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In many court trials, the evidence collected is essential for both the defense and the prosecution. Evidence storage is an important part of the judicial system, because it keeps important pieces of physical evidence free from tampering. There are three main types of storage: autopsy storage, temporary storage and long-term storage. Each of the three are done to help the trial process, and its authenticity is guaranteed by something called a custody chain.
An autopsy unveils several types of evidence, such as bodily fluids, hair, fingernails and non-human items such as bullets or medications found within a body. These are placed individually in airtight containers and labeled with the person, date, location and other important data in order for an evidence lab to analyze it. Autopsy evidence storage of sensitive pieces of human remains are stored in a specially designed refrigerator system to keep things from spoiling, because evidence frequently cannot be fully investigated or brought into court for days, weeks or months after initial collecting.
Temporary evidence storage is a common type of evidence management, because so many types of sensitive materials can be used as evidence. These items are perishable and hazardous materials that cannot be kept for long periods of time. Autopsy evidence storage overlaps with temporary evidence storage, because deoxyribonucleic acid (DNA) and bodily fluids are refrigerated or frozen for a period before the trial and usually disposed of after the trial. Hazardous chemicals also are part of this evidence care system and are kept in airtight containers and stored away from ventilation systems in temperature-controlled environments.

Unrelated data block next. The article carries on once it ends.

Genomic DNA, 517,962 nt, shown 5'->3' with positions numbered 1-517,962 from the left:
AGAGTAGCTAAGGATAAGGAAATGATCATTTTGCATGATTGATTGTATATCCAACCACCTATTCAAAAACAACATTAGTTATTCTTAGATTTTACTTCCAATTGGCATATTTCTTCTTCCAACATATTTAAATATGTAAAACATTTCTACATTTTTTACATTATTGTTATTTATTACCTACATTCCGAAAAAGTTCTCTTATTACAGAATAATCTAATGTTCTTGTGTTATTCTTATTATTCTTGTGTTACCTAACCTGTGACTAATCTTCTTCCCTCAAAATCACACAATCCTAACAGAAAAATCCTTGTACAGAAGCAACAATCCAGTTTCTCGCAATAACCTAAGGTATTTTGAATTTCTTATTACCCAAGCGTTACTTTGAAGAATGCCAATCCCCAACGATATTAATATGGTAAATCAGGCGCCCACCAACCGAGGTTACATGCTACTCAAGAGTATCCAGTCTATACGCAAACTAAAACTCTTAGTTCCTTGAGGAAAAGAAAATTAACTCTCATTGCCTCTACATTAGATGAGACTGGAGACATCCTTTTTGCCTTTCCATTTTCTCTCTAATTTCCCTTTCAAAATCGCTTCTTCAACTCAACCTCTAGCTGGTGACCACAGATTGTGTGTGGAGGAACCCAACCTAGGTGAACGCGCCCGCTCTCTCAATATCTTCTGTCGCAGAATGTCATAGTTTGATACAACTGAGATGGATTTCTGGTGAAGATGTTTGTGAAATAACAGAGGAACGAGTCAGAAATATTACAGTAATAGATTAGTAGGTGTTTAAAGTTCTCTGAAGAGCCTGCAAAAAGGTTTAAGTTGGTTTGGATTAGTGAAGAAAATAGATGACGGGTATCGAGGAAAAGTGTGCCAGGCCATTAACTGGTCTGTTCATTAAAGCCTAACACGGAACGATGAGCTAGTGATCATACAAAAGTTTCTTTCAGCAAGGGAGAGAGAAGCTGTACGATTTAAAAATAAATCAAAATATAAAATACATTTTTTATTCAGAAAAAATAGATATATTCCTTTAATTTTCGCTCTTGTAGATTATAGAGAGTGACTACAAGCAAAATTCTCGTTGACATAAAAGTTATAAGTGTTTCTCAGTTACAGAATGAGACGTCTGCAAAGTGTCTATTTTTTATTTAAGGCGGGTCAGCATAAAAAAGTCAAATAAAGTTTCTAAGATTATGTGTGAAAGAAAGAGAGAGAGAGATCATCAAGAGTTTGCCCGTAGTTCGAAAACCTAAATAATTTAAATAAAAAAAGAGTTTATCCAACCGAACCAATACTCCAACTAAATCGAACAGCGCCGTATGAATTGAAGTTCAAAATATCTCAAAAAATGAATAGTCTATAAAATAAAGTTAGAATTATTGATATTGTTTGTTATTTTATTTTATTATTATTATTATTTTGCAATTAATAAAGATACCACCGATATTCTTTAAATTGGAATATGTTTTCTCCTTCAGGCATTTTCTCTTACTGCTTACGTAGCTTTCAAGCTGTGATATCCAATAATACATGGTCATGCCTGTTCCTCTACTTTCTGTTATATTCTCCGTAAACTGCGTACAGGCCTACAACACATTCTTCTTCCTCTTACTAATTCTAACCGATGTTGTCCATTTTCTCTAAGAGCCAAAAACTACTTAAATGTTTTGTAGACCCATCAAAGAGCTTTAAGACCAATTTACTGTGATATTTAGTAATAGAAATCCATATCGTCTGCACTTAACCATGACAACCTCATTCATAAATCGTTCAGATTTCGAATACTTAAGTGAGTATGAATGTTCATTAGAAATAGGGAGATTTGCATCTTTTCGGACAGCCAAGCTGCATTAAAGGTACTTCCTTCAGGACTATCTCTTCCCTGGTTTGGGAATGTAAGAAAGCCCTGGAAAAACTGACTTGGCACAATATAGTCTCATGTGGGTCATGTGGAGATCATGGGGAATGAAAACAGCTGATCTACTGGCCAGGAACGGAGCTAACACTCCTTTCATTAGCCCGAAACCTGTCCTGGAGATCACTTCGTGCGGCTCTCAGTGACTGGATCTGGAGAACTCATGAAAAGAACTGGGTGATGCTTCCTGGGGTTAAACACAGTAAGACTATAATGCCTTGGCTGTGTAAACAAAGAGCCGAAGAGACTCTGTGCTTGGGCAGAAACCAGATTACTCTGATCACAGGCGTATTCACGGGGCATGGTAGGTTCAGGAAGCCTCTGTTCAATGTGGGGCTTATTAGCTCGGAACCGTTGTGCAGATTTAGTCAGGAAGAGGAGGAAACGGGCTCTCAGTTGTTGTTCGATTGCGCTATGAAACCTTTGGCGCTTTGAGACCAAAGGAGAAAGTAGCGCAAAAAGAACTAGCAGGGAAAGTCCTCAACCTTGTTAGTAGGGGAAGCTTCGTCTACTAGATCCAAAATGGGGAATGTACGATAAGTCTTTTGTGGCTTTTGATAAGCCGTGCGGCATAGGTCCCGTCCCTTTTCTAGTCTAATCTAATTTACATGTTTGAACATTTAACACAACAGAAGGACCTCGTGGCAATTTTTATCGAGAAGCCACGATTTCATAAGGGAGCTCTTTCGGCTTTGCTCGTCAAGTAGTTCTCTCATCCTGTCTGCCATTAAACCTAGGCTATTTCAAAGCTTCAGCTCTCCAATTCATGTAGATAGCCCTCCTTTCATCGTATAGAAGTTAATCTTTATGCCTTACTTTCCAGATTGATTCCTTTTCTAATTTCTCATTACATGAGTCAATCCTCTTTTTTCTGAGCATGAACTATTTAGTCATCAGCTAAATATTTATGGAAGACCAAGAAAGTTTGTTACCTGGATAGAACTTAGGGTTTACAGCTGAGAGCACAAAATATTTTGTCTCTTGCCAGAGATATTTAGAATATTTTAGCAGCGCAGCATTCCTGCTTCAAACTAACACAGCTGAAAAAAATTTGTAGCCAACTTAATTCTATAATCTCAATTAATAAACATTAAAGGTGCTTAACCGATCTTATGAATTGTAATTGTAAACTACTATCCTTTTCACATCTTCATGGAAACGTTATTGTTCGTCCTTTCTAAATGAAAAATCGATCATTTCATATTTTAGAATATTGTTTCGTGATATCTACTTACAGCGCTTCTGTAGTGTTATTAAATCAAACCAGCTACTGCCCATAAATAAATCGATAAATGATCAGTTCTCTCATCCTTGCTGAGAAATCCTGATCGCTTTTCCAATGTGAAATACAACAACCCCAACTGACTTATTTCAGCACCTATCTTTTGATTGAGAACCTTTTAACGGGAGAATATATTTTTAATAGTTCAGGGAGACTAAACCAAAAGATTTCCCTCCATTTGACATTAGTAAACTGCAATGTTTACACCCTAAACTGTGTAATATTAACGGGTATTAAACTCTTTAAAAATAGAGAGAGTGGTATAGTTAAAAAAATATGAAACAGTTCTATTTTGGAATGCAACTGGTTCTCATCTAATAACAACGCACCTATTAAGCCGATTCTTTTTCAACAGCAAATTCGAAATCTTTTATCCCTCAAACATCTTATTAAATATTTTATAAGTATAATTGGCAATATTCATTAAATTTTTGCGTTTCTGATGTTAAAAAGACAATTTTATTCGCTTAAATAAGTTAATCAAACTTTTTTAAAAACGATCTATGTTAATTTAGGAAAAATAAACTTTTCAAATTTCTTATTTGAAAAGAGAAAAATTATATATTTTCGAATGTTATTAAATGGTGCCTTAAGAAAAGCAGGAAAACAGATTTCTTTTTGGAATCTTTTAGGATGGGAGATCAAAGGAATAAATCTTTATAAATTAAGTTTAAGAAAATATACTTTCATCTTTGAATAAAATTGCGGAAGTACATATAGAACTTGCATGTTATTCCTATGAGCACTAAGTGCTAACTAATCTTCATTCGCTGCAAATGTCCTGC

Everything that is not in danger of going bad or causing immediate harm is kept in long-term evidence storage. Items ranging from seized narcotics to weapons, clothing, computers, paperwork and more are all kept as evidence for trials. Weapons usually are kept in locked containers, such as an evidence locker, so they cannot be accessed. Narcotics similarly are locked up and usually require special permission to be removed from storage. Paperwork is stored in humidity-controlled climates to ensure that the evidence does not suffer damage.
No matter what form of evidence storage the item is placed in, many judicial systems require a custody chain to ensure that evidence has not been tampered with. This means that there is a paperwork trail showing that the evidence has safely been in storage for the duration of a crime and trial. An example would be removing hair samples during an autopsy, because the coroner would create a document stating the hair's removal, a police officer would document its transportation to storage, and the officer in charge of storage would document its reception. If it is removed and transported for the trial, this also is documented.